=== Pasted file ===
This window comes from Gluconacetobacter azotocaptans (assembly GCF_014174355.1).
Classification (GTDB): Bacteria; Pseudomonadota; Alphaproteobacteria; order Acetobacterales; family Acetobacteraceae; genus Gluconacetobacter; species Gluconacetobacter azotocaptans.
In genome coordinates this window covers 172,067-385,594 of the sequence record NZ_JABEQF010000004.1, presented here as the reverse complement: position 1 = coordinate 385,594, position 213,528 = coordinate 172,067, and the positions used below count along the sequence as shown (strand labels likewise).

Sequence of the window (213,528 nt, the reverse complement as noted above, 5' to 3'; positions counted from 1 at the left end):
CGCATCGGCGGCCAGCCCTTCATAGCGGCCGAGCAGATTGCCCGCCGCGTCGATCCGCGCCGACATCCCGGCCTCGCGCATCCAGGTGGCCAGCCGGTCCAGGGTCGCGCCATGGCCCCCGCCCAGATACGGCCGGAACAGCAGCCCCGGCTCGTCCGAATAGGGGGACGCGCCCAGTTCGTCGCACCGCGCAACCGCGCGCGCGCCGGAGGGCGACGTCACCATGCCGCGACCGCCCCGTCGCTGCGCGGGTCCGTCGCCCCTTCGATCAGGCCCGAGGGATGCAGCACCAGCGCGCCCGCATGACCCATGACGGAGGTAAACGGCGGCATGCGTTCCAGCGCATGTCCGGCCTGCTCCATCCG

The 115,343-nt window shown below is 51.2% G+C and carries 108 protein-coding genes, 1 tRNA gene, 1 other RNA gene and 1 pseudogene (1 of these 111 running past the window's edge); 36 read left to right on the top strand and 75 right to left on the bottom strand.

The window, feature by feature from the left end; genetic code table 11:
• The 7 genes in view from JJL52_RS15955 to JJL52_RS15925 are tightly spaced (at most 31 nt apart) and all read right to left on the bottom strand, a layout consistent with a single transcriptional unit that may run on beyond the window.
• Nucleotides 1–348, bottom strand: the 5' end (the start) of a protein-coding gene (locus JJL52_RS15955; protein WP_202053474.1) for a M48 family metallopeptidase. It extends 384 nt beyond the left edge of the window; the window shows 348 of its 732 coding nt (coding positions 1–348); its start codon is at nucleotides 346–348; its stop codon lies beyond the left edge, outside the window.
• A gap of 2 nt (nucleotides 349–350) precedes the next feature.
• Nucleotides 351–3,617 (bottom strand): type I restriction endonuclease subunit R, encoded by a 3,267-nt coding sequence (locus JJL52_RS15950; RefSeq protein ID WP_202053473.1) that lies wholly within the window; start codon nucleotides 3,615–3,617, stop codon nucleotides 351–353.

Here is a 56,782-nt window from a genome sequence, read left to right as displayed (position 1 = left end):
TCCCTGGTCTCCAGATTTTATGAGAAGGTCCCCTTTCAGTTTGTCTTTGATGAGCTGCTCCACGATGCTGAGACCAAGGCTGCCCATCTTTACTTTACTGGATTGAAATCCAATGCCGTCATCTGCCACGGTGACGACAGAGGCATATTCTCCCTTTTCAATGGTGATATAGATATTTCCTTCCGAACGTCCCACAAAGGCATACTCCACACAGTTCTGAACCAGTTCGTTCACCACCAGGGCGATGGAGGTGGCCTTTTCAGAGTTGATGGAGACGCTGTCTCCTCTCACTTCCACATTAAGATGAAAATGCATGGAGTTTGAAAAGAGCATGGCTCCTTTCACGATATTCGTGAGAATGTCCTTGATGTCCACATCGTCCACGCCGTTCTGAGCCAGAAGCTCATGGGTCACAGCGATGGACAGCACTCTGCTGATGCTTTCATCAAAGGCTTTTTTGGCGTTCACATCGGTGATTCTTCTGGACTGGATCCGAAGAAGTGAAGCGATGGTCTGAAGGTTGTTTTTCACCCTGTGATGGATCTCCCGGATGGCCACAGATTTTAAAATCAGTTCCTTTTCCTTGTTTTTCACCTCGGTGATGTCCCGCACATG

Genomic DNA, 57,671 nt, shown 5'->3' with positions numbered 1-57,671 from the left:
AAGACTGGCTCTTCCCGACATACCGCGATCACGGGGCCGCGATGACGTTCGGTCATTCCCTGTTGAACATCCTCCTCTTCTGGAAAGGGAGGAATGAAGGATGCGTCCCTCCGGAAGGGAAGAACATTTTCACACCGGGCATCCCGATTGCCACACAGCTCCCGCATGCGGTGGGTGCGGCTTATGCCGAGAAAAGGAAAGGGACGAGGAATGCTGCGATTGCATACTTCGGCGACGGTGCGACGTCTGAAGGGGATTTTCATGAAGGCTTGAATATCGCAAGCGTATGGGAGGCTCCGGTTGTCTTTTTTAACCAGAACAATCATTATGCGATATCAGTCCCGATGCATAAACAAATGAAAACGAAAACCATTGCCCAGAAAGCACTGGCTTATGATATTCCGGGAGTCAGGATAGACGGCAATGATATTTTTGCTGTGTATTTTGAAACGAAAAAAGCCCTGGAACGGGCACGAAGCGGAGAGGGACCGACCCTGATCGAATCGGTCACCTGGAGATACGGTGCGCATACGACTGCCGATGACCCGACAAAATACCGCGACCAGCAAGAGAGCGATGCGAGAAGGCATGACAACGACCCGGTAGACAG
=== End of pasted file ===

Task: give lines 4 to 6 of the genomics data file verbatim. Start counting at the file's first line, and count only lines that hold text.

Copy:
Sequence of the window (213,528 nt, the reverse complement as noted above, 5' to 3'; positions counted from 1 at the left end):
CGCATCGGCGGCCAGCCCTTCATAGCGGCCGAGCAGATTGCCCGCCGCGTCGATCCGCGCCGACATCCCGGCCTCGCGCATCCAGGTGGCCAGCCGGTCCAGGGTCGCGCCATGGCCCCCGCCCAGATACGGCCGGAACAGCAGCCCCGGCTCGTCCGAATAGGGGGACGCGCCCAGTTCGTCGCACCGCGCAACCGCGCGCGCGCCGGAGGGCGACGTCACCATGCCGCGACCGCCCCGTCGCTGCGCGGGTCCGTCGCCCCTTCGATCAGGCCCGAGGGATGCAGCACCAGCGCGCCCGCATGACCCATGACGGAGGTAAACGGCGGCATGCGTTCCAGCGCATGTCCGGCCTGCTCCATCCG

The 115,343-nt window shown below is 51.2% G+C and carries 108 protein-coding genes, 1 tRNA gene, 1 other RNA gene and 1 pseudogene (1 of these 111 running past the window's edge); 36 read left to right on the top strand and 75 right to left on the bottom strand.